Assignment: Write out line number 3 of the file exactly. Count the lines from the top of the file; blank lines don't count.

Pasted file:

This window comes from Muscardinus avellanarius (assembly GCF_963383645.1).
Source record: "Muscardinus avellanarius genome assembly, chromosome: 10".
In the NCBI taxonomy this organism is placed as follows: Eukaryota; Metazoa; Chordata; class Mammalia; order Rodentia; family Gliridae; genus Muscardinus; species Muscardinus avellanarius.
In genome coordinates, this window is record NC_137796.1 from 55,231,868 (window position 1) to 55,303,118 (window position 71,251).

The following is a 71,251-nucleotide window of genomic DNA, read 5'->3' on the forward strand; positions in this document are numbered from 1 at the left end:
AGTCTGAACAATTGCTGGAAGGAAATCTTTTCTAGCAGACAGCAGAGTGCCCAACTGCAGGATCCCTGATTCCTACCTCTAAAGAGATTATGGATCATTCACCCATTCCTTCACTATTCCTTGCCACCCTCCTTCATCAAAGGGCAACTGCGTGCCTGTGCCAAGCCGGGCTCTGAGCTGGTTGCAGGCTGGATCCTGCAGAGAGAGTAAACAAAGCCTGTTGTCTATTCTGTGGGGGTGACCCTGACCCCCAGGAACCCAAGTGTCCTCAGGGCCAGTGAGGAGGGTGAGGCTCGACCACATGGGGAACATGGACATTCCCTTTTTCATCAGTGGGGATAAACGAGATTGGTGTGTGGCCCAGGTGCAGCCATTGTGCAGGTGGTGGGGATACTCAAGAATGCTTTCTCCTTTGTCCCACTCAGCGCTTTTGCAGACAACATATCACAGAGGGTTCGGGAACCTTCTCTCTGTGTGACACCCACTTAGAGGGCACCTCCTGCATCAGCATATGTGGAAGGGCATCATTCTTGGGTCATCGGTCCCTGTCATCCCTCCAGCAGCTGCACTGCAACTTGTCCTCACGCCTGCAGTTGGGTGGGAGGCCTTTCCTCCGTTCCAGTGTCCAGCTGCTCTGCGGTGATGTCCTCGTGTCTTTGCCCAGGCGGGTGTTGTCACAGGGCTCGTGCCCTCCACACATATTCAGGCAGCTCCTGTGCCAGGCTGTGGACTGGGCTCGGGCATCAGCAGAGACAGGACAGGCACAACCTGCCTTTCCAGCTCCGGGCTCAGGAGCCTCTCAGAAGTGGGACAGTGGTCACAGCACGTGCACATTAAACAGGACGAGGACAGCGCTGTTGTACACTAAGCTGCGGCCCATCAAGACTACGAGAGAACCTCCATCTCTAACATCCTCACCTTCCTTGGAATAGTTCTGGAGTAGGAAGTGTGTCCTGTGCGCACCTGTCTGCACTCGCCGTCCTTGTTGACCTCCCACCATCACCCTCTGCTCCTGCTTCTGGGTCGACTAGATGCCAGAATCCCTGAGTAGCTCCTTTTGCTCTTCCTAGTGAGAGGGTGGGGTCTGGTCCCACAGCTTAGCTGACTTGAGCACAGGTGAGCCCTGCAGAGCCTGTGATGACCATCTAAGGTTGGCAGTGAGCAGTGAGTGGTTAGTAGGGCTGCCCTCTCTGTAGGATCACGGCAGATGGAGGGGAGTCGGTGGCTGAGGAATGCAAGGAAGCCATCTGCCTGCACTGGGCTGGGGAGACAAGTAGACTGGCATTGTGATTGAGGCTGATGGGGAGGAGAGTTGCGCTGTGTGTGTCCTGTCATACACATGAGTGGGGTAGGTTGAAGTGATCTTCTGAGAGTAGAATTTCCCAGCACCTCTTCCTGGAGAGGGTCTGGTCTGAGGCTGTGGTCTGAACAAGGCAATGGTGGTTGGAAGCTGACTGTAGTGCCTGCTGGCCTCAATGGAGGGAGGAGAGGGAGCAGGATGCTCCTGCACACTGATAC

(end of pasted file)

In the NCBI taxonomy this organism is placed as follows: Eukaryota; Metazoa; Chordata; class Mammalia; order Rodentia; family Gliridae; genus Muscardinus; species Muscardinus avellanarius.